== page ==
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Title: The relationship between burnout and attachment styles of nurses who work in Lebanese hospitals
Authors: Jwaidi, Mostafa
Advisors: Nahas, Nayla G. 
Keywords: Burnout, attachment style, nurses, Lebanese hospitals, local crisis
Subjects: Nurses--Lebanon
Nurses--Job stress
Burnout (Psychology)
Nursing--Psychological aspects
Attachment behavior
University of Balamand--Dissertations
Dissertations, Academic
Issue Date: 2022
Burnout is a concerning occupational phenomenon rising between nurses worldwide. In Lebanon however, this population has been critically struggling for more than three years as a result of the global health crisis of Covid-19 virus pandemic as well as the local financial, economic, and security collapse. However, international studies have proved that different workers develop different burnout levels due to multiple occupational factors and personal characteristics. Having a secure attachment has been evidenced in various research to be a protective factor from developing burnout. Therefore, this study aimed to explore any possible correlation between attachment styles and burnout levels of registered nurses who work in Lebanese hospitals. An online invitation letter composed of an informed consent and a survey was sent to all possible participants using the snowballing technique, and eventually the study ended with (N=80) participants aged between 21 and 56 years. The eligible participants were asked to enter their age and gender, and fill two self-administered tests which assessed burnout and attachment style respectively: MBI-HSS and RAAS. The results showed that the distribution of attachment styles did not significantly differ between male and female participants, burnout levels did not significantly vary between different age groups, males are at a significant greater risk to develop high burnout compared to female nurses, and burnout levels did not significantly differ between the four attachment groups of nurses who work in Lebanese hospitals.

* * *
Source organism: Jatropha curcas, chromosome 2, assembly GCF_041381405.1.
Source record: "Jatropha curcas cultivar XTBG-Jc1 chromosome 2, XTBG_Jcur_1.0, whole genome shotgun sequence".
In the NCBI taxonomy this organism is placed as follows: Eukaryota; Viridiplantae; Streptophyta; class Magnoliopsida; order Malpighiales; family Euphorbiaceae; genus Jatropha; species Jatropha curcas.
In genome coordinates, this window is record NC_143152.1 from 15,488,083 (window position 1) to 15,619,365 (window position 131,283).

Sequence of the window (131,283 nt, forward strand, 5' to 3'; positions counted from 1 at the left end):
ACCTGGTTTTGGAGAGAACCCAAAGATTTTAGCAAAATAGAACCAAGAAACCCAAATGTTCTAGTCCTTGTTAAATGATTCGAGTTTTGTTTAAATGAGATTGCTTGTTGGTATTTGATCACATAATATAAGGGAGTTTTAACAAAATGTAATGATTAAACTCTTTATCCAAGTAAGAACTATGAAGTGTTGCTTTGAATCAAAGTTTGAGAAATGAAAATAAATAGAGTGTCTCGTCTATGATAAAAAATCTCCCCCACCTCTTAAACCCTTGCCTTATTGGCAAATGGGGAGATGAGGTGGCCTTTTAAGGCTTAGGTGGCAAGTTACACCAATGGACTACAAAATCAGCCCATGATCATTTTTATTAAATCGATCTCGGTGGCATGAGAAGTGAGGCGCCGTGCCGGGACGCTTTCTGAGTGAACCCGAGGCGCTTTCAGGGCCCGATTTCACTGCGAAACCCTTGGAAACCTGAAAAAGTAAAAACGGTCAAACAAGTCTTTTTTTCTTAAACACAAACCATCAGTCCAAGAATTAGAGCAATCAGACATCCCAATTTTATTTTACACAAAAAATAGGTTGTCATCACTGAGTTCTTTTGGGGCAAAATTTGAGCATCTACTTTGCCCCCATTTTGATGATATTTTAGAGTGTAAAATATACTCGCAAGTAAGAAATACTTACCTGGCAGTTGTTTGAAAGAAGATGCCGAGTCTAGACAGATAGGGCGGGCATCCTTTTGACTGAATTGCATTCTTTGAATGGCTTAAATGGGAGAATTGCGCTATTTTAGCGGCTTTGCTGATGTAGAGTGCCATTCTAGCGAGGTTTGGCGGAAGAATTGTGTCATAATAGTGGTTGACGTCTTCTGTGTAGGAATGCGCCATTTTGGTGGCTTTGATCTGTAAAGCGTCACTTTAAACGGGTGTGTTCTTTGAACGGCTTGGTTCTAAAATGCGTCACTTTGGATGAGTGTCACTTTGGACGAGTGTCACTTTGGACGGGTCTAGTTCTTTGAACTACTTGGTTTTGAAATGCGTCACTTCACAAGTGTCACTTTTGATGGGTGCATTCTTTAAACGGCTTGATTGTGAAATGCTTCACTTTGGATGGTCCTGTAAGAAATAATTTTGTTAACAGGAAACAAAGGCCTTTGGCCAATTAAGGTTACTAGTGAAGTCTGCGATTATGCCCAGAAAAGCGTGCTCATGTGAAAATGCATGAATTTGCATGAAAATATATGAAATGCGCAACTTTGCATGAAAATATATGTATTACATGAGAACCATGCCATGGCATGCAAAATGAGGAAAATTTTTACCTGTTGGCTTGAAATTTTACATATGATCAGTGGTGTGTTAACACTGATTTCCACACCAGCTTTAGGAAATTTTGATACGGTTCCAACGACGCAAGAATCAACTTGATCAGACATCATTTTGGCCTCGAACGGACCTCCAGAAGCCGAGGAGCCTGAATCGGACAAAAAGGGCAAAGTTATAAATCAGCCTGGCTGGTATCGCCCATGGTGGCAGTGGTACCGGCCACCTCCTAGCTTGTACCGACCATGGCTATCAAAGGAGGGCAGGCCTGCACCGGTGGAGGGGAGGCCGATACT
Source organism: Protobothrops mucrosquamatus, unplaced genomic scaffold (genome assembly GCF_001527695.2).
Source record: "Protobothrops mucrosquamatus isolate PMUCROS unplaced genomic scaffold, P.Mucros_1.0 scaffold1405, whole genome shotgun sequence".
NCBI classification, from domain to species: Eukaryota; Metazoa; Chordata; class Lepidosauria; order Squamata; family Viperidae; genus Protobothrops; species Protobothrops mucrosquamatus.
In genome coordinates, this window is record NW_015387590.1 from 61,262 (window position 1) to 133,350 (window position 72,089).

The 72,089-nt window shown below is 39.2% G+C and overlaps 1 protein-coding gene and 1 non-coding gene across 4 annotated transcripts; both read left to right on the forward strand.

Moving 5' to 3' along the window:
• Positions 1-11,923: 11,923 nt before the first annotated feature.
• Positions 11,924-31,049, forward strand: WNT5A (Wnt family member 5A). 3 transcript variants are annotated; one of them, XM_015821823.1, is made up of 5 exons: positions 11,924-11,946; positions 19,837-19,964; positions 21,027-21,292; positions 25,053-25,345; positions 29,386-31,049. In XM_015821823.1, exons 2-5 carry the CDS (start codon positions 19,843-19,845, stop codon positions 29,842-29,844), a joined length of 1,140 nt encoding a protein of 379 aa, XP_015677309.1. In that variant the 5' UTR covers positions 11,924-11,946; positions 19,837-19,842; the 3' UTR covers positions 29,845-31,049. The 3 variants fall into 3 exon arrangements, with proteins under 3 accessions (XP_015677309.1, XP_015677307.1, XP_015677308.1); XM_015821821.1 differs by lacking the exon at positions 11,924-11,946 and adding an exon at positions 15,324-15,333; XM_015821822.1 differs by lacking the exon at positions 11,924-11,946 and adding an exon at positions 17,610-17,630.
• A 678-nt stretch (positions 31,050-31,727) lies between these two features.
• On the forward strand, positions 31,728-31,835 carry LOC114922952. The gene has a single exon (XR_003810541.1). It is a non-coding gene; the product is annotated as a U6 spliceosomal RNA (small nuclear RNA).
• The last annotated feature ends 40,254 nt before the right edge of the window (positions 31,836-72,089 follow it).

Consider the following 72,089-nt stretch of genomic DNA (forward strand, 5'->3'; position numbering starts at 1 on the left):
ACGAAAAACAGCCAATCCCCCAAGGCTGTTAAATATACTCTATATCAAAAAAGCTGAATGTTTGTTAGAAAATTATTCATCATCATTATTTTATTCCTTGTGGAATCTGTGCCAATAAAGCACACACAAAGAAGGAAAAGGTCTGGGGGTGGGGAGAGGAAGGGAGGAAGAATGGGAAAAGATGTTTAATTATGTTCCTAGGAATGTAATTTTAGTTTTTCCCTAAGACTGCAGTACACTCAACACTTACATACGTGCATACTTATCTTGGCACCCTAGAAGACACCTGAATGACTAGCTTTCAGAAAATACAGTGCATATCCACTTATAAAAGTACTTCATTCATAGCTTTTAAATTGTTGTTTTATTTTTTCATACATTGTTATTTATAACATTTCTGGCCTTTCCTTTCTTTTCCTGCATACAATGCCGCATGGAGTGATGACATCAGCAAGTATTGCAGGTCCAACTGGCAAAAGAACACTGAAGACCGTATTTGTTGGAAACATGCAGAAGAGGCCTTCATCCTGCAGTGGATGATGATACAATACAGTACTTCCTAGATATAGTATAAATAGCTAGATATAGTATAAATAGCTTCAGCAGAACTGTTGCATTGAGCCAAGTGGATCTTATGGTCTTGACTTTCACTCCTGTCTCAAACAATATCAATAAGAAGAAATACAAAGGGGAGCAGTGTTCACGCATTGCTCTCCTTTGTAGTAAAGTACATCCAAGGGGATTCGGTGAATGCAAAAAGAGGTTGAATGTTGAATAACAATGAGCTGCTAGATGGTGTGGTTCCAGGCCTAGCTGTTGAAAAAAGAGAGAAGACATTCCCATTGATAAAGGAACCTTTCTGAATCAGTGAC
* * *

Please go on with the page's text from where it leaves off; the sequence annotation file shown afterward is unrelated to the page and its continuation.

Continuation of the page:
Includes bibliographical references (p. 100-117)
Rights: This object is protected by copyright, and is made available here for research and educational purposes. Permission to reuse, publish, or reproduce the object beyond the personal and educational use exceptions must be obtained from the copyright holder
Ezproxy URL: Link to full text
Type: Thesis
Appears in Collections:UOB Theses and Projects

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